Seoul Day Seven: Welcome to My Neighbourhood – Part 1

Diary: Sunday 02 August

After three visits to Seoul I am getting an idea of how vast this city is.


In order maintain some stability, we stay at the same location each time.

This area is close to many of the things I love about this city: Joseon Dynasty palaces, traditional houses (hanoks), bookshops, museums, handicraft shops, local restaurants and Tera Rosa Coffee, which is pretty near perfect as far as coffee shops go.






This morning I was invited to a local church, where the service was conducted entirely in Korean. Reading the words (in Hangul) to the hymns posed no difficulty although I was not entirely familiar with the tunes. Listening to the sermon was another matter, where I only managed to get some words, in particular우리아버지 (Our Father). Presumably the words following were ‘in Heaven’.

After a nourishing lunch of samgyetang SS and I walked down Sejong-daero, heading towards Deoksugung. The children went for their own walk in Samcheong-dong, an area filled with independent boutiques and coffee shops.




I had visited Deoksugung before, and enjoyed it very much. What I had not realised was its close proximity to many foreign embassies. SS pointed out the British Embassy and nearby was the Seoul Anglican Cathedral.




We didn’t have time to visit the Seoul Museum of Art so this is on my list for our next visit.





We had a refreshing cup of tea and a rest for our legs at the Westin Chosun Hotel, where I later struggled to find the button to flush the toilet. I won’t go into detail about the all-singing and all-dancing toilets here, but this one was one step above the rest. In the end I had to ask SS for help and she pointed to the panel on the wall. I wouldn’t have guessed that to flush the toilet you need to press one of these buttons (the long bar on the top left corner).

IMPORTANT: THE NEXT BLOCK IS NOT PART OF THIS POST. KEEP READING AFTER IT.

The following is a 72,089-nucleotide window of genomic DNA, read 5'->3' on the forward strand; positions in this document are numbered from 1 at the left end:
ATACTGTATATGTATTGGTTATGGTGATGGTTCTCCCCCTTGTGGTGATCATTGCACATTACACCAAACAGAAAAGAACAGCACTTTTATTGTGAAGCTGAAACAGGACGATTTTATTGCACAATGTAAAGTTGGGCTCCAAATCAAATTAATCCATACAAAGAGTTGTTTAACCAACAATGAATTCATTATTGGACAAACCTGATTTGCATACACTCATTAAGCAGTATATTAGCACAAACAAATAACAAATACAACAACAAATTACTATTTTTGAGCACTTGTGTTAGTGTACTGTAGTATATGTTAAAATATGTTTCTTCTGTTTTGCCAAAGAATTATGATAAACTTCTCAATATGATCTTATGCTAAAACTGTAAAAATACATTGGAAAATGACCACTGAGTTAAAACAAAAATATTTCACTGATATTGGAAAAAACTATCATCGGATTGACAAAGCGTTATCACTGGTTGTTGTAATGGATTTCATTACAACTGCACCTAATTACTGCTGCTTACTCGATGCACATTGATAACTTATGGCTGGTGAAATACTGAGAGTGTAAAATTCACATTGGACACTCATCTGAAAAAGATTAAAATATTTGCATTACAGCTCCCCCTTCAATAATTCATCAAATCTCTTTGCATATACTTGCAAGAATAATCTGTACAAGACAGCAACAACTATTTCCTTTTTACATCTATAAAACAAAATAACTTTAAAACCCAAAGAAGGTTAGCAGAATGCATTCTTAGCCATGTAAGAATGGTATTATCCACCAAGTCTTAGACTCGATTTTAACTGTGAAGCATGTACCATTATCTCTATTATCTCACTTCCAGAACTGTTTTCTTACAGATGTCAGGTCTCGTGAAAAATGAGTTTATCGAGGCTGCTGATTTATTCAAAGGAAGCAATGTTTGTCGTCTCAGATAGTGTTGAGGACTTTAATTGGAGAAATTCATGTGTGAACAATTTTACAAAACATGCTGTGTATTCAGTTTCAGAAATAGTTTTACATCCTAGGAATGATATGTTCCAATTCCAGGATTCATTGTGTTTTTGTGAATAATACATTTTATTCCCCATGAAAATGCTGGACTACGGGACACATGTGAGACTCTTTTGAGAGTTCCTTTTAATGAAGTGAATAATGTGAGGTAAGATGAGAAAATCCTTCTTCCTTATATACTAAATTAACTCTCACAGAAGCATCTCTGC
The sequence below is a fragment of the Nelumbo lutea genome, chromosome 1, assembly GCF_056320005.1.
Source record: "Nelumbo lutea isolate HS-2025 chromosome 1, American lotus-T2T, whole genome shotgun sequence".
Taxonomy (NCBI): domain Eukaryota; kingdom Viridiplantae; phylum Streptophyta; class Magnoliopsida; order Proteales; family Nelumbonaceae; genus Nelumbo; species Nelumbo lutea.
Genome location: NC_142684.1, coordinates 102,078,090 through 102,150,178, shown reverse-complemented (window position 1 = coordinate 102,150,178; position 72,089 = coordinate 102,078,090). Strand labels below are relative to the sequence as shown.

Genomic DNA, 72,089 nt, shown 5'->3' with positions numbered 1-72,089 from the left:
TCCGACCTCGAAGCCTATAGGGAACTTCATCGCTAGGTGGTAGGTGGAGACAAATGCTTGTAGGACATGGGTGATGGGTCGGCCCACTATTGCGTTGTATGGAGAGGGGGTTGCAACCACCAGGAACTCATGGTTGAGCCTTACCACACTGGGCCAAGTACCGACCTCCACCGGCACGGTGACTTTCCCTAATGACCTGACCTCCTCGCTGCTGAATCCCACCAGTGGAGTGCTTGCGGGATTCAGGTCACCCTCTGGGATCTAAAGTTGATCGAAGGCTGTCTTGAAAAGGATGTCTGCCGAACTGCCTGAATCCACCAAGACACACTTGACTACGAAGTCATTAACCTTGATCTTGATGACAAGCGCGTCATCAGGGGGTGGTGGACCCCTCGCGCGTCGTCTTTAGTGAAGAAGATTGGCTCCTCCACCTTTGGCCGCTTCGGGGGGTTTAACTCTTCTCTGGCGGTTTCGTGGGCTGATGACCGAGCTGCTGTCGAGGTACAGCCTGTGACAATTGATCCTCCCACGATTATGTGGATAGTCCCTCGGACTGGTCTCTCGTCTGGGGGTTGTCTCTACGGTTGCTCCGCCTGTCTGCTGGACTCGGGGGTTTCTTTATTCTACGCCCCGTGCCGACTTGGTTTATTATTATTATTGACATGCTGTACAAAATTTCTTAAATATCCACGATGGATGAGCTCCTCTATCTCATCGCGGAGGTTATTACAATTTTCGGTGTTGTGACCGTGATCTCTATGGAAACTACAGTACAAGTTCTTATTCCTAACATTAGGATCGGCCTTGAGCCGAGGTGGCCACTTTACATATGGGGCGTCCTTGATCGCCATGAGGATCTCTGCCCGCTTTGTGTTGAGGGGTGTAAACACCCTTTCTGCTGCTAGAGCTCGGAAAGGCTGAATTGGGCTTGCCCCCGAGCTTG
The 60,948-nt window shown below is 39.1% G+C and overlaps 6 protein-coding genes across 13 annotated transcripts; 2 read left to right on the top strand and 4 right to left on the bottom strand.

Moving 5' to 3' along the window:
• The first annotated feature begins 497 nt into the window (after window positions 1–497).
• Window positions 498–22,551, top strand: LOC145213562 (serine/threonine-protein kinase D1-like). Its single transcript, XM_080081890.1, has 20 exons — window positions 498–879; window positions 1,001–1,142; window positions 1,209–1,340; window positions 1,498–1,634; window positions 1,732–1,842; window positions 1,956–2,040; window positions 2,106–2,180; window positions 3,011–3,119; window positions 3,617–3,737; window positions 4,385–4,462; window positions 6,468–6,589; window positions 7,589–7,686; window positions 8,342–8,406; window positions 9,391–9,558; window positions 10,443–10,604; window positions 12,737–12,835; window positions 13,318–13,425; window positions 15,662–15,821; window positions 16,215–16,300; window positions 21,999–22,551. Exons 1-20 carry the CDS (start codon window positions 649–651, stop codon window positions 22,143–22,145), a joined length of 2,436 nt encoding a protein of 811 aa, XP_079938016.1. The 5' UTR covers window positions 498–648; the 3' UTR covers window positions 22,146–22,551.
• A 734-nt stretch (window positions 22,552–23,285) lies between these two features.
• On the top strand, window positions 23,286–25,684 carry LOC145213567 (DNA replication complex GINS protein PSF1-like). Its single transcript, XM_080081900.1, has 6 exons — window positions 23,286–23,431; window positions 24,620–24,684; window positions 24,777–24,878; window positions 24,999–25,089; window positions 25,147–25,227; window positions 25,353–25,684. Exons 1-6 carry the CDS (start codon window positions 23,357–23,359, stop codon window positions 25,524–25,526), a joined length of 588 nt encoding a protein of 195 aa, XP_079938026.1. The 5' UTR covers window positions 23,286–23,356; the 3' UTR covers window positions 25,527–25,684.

Lotte Department Store is around the corner and we purposefully stepped in to look for one thing: flowers. On her visit to us in London SS pointed out the artificial flowers that I had and asked where she could buy them. How funny: I bought them in Seoul! So we left the store with one bouquet each. They do look real; when Junior 3 saw them on the table he asked why had I not put them in a vase with water.

Dinner was chimaek, which is local short-form for chicken and beer (maek-ju). We headed to Gyeyeolsa in Buam-dong, which happens to be on our side of town (another reason never to venture away from this area). We managed to polish off one plate of noodles (with snails), two baskets of fried chickens, three pints of beer…between four people.

What can I say? Why would anyone not love Seoul? You can PRAY in the morning, PARTY in the evening, knowing that the difference between the two is T(ea).